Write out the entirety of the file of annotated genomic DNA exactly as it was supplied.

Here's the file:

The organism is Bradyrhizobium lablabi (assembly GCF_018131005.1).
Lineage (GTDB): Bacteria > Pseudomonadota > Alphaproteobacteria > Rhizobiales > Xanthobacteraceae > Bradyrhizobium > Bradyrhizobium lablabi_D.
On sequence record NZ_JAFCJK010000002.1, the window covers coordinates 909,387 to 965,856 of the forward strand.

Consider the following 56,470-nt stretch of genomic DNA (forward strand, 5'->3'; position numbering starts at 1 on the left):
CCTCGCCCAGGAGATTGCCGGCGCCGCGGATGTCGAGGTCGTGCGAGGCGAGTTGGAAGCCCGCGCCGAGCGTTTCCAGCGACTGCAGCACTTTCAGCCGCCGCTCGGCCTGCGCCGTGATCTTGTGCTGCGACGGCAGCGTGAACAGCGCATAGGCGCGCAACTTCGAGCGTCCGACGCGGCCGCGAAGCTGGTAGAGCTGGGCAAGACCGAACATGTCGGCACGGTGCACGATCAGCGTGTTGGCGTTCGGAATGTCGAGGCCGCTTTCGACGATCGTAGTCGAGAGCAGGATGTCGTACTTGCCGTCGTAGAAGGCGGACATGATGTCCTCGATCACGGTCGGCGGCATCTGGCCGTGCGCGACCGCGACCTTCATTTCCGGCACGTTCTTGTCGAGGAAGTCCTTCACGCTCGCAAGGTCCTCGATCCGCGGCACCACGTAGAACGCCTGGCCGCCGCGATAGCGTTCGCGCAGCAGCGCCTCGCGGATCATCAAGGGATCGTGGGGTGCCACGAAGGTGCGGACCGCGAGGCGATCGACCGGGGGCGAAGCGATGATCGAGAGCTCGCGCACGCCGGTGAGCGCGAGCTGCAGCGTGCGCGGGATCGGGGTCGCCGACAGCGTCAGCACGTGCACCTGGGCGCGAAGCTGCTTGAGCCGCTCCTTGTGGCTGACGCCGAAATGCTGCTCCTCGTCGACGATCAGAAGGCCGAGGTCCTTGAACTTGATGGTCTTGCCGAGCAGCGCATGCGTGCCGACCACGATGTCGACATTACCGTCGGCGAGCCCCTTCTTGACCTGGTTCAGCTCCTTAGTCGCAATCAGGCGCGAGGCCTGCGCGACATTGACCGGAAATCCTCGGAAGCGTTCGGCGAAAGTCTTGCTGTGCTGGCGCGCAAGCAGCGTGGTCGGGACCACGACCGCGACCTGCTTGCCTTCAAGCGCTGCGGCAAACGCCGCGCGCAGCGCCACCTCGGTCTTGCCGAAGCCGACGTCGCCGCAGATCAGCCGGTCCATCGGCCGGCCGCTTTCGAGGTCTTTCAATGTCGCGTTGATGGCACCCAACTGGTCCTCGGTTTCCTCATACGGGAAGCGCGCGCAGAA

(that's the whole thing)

The organism is Bradyrhizobium lablabi (assembly GCF_018131005.1).
Lineage (GTDB): Bacteria > Pseudomonadota > Alphaproteobacteria > Rhizobiales > Xanthobacteraceae > Bradyrhizobium > Bradyrhizobium lablabi_D.
On sequence record NZ_JAFCJK010000002.1, the window covers coordinates 909,387 to 965,856 of the forward strand.

Consider the following 56,470-nt stretch of genomic DNA (forward strand, 5'->3'; position numbering starts at 1 on the left):
CCTCGCCCAGGAGATTGCCGGCGCCGCGGATGTCGAGGTCGTGCGAGGCGAGTTGGAAGCCCGCGCCGAGCGTTTCCAGCGACTGCAGCACTTTCAGCCGCCGCTCGGCCTGCGCCGTGATCTTGTGCTGCGACGGCAGCGTGAACAGCGCATAGGCGCGCAACTTCGAGCGTCCGACGCGGCCGCGAAGCTGGTAGAGCTGGGCAAGACCGAACATGTCGGCACGGTGCACGATCAGCGTGTTGGCGTTCGGAATGTCGAGGCCGCTTTCGACGATCGTAGTCGAGAGCAGGATGTCGTACTTGCCGTCGTAGAAGGCGGACATGATGTCCTCGATCACGGTCGGCGGCATCTGGCCGTGCGCGACCGCGACCTTCATTTCCGGCACGTTCTTGTCGAGGAAGTCCTTCACGCTCGCAAGGTCCTCGATCCGCGGCACCACGTAGAACGCCTGGCCGCCGCGATAGCGTTCGCGCAGCAGCGCCTCGCGGATCATCAAGGGATCGTGGGGTGCCACGAAGGTGCGGACCGCGAGGCGATCGACCGGGGGCGAAGCGATGATCGAGAGCTCGCGCACGCCGGTGAGCGCGAGCTGCAGCGTGCGCGGGATCGGGGTCGCCGACAGCGTCAGCACGTGCACCTGGGCGCGAAGCTGCTTGAGCCGCTCCTTGTGGCTGACGCCGAAATGCTGCTCCTCGTCGACGATCAGAAGGCCGAGGTCCTTGAACTTGATGGTCTTGCCGAGCAGCGCATGCGTGCCGACCACGATGTCGACATTACCGTCGGCGAGCCCCTTCTTGACCTGGTTCAGCTCCTTAGTCGCAATCAGGCGCGAGGCCTGCGCGACATTGACCGGAAATCCTCGGAAGCGTTCGGCGAAAGTCTTGCTGTGCTGGCGCGCAAGCAGCGTGGTCGGGACCACGACCGCGACCTGCTTGCCTTCAAGCGCTGCGGCAAACGCCGCGCGCAGCGCCACCTCGGTCTTGCCGAAGCCGACGTCGCCGCAGATCAGCCGGTCCATCGGCCGGCCGCTTTCGAGGTCTTTCAATGTCGCGTTGATGGCACCCAACTGGTCCTCGGTTTCCTCATACGGGAAGCGCGCGCAGAA